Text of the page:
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Have a bank account? It may soon become your KYC proof for other savings product

Government plans to make KYC linked to a person’s bank account standard proof for buying financial products such as mutual funds and insurance and for investing in pension schemes. The move will make the KYC process uniform and simpler across financial sectors.

india Updated: Mar 30, 2017 20:54 IST
Mahua Venkatesh
Mahua Venkatesh
Hindustan Times, New Delhi
Bank account,KYC scrutiny,KYC process
The KYC scrutiny for a bank account could allow people to skip another similar verification of customer details that is now needed to buy, or invest in, other financial products.(AFP file photo)

Your bank account could become the standard know your customer, or KYC, proof and serve as the common identity for most savings and investment products such as mutual funds, insurance or pension.

You may be allowed to invest in other financial products without going through another layer of scrutiny for customer information details, called KYC, in case you have a bank account already.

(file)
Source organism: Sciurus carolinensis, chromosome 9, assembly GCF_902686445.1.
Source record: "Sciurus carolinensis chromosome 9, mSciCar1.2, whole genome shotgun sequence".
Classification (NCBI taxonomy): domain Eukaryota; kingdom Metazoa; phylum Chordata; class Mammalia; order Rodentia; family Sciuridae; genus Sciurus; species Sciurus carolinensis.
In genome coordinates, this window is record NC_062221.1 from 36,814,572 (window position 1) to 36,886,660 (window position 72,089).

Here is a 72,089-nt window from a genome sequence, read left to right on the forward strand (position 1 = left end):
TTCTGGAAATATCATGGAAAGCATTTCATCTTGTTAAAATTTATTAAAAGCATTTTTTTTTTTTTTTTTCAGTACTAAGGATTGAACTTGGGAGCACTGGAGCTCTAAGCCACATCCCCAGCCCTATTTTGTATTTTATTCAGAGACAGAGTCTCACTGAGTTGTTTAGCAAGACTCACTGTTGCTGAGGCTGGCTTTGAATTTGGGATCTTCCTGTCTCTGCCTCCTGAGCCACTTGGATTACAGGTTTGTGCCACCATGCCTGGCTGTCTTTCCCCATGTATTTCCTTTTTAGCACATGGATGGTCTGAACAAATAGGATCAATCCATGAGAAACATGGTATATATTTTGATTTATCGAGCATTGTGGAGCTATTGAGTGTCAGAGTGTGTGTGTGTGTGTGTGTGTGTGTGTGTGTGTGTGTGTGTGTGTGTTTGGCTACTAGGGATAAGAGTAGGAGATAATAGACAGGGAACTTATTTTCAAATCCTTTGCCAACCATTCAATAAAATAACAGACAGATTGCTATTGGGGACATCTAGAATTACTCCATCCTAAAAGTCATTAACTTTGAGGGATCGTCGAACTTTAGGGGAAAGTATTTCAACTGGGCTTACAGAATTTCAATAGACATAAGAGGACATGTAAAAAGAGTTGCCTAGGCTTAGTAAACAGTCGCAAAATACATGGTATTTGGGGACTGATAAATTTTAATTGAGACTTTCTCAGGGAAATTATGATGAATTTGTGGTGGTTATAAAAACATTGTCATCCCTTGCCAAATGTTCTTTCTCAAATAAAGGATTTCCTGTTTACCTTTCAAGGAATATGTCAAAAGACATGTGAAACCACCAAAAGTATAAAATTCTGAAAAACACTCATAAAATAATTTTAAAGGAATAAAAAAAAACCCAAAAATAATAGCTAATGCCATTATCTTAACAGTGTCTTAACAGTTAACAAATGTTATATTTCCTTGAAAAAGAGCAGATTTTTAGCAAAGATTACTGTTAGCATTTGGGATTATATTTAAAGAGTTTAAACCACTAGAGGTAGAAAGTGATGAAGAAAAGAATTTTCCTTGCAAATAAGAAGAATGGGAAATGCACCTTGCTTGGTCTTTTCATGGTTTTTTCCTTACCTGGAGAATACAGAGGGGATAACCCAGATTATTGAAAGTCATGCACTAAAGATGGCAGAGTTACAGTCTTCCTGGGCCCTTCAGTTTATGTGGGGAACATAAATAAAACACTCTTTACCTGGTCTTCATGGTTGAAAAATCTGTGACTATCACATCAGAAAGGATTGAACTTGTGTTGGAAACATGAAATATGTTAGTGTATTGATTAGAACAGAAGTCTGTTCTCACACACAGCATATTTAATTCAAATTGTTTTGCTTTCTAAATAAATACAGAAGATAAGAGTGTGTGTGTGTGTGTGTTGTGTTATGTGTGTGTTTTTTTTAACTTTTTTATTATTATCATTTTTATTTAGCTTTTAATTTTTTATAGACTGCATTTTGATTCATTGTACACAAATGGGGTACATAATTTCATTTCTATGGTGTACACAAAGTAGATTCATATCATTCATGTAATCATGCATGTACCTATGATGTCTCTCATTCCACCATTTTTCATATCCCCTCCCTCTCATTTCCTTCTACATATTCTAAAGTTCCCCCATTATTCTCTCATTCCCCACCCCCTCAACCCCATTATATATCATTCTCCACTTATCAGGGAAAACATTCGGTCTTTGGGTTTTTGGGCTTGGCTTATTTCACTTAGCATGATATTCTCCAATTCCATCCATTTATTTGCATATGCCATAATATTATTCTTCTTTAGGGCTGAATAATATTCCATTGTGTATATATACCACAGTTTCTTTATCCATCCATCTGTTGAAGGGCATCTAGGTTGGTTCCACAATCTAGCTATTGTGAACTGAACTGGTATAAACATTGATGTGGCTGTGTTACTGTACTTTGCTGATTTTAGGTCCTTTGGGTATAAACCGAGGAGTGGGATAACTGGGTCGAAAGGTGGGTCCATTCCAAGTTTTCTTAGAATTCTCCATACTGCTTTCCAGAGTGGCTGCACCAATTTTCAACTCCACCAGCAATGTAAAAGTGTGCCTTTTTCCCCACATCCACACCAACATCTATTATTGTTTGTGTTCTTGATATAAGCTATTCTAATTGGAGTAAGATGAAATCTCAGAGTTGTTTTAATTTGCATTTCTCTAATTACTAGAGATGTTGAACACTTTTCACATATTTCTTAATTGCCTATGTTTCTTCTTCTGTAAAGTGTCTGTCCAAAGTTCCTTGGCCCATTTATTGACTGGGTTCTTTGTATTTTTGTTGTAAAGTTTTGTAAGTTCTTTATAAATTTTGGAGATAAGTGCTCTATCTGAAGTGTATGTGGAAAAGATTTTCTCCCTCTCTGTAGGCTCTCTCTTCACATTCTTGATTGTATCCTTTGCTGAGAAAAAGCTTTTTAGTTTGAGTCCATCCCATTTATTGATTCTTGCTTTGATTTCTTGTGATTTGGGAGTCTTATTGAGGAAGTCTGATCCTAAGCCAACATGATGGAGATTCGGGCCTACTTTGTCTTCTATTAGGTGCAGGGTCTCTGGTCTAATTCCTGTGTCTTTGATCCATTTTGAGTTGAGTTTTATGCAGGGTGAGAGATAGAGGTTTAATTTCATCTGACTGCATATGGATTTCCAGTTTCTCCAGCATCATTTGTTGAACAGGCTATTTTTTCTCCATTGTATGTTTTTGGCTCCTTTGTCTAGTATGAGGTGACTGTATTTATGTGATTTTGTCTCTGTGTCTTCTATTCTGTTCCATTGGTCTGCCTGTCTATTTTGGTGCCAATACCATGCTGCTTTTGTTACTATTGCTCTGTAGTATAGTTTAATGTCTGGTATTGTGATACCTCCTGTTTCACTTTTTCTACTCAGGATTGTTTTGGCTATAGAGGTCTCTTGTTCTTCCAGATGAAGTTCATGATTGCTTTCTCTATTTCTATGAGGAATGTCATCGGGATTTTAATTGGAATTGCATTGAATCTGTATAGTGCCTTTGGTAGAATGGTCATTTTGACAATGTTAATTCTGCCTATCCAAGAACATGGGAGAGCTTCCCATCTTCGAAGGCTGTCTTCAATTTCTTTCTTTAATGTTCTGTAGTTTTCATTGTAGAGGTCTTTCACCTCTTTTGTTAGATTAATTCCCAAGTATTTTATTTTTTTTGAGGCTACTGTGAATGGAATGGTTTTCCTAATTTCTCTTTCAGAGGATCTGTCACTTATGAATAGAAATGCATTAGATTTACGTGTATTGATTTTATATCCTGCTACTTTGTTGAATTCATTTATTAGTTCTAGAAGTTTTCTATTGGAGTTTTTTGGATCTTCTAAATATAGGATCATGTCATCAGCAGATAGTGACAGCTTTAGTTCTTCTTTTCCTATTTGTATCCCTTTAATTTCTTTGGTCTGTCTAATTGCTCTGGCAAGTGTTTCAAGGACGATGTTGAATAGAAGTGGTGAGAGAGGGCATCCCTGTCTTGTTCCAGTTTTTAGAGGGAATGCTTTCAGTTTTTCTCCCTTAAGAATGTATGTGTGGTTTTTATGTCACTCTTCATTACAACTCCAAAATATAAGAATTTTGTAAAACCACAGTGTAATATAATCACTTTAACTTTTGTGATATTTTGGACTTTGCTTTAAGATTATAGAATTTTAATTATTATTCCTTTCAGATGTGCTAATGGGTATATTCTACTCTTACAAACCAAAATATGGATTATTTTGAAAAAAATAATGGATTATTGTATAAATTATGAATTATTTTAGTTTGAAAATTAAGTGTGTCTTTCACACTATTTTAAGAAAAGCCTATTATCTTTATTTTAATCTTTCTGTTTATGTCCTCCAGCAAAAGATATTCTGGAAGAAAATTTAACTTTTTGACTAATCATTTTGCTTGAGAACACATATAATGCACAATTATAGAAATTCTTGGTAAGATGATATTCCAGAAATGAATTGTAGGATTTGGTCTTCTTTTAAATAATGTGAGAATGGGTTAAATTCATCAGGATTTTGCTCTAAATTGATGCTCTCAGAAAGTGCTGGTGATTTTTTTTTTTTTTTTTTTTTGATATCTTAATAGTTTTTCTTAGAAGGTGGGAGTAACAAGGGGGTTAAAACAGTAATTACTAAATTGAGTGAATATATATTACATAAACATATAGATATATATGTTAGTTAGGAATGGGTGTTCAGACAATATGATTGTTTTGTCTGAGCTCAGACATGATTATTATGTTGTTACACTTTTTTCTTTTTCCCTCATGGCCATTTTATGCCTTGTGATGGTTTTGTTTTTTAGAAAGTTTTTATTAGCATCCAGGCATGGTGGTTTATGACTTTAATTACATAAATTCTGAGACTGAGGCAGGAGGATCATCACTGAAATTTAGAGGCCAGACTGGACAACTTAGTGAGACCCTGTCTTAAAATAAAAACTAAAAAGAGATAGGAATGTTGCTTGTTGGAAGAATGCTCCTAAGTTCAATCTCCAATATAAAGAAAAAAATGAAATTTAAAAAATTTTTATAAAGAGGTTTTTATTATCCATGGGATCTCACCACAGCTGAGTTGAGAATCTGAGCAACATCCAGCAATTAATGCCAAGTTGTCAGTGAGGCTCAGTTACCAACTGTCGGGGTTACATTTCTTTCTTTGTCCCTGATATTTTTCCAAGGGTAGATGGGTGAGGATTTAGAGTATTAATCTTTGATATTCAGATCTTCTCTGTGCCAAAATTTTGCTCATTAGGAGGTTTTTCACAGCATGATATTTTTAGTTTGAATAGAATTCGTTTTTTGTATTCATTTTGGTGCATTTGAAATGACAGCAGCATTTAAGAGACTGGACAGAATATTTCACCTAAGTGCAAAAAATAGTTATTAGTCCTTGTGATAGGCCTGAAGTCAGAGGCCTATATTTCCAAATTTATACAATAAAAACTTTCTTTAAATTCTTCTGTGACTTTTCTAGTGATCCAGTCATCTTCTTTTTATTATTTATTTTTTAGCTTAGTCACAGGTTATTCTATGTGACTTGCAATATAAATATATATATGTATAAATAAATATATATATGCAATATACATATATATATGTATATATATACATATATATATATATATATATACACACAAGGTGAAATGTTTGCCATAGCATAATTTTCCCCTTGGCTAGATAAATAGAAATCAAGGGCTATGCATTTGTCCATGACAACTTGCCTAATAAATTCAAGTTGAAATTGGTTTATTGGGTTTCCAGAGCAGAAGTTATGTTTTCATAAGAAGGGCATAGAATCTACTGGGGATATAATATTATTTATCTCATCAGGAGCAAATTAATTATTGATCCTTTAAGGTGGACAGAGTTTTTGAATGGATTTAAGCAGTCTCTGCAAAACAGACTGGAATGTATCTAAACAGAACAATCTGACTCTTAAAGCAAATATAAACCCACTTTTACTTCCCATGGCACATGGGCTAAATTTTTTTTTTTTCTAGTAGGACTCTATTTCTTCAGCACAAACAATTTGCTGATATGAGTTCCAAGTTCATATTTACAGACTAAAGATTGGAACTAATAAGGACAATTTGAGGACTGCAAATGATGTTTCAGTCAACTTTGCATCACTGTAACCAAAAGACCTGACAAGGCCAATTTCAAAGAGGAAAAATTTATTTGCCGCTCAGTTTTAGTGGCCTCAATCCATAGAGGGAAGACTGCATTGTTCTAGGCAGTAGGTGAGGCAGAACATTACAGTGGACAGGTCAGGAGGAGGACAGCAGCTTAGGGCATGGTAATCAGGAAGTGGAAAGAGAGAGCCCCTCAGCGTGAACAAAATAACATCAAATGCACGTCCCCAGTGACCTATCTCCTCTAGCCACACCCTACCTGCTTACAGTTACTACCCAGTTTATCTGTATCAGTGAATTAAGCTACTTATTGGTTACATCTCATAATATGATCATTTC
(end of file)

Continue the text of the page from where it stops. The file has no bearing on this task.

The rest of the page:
The proposed step is part of the government’s plan to move towards a uniform and simpler KYC process across financial sectors.

Finance minister Arun Jaitley has directed financial sector regulators, including the Reserve Bank of India, Securities and Exchange Board of India (SEBI) and Insurance Regulatory and Development Authority, to chalk out a plan to move towards a single KYC platform.

The move will do away with the current, cumbersome process of going through layers of KYC scrutiny for different financial products. The KYC norms too differ from product to product.

“As we seek greater financial inclusion, the need to move towards a uniform KYC pattern is critical. One of the proposals is to consider the KYC scrutiny of a customer, when the person opens a bank account, as the common KYC norm for other products as well,” a government official said.

The proposal follows the government’s move to make people quote their 12-digit unique biometric identification number, called Aadhaar, for filing income tax returns.

Besides, people must also link their permanent account number (PAN) to Aadhaar by this yearend. A PAN will become invalid if that’s not done within the stipulated time.

Banks may have to seek their clients’ Aadhaar number for identity proof.

The Supreme Court said on Monday that Aadhaar can be made mandatory for opening new bank accounts.

“We need to evaluate ways to ensure that all those who have a bank account get to invest in other financial instruments. A bank-account-holder will be RBI-approved KYC compliant and that identity proof should be enough,” said Sundeep Sikka, the executive director and CEO of Reliance Nippon Life Asset Management Ltd.

First Published: Mar 30, 2017 20:54 IST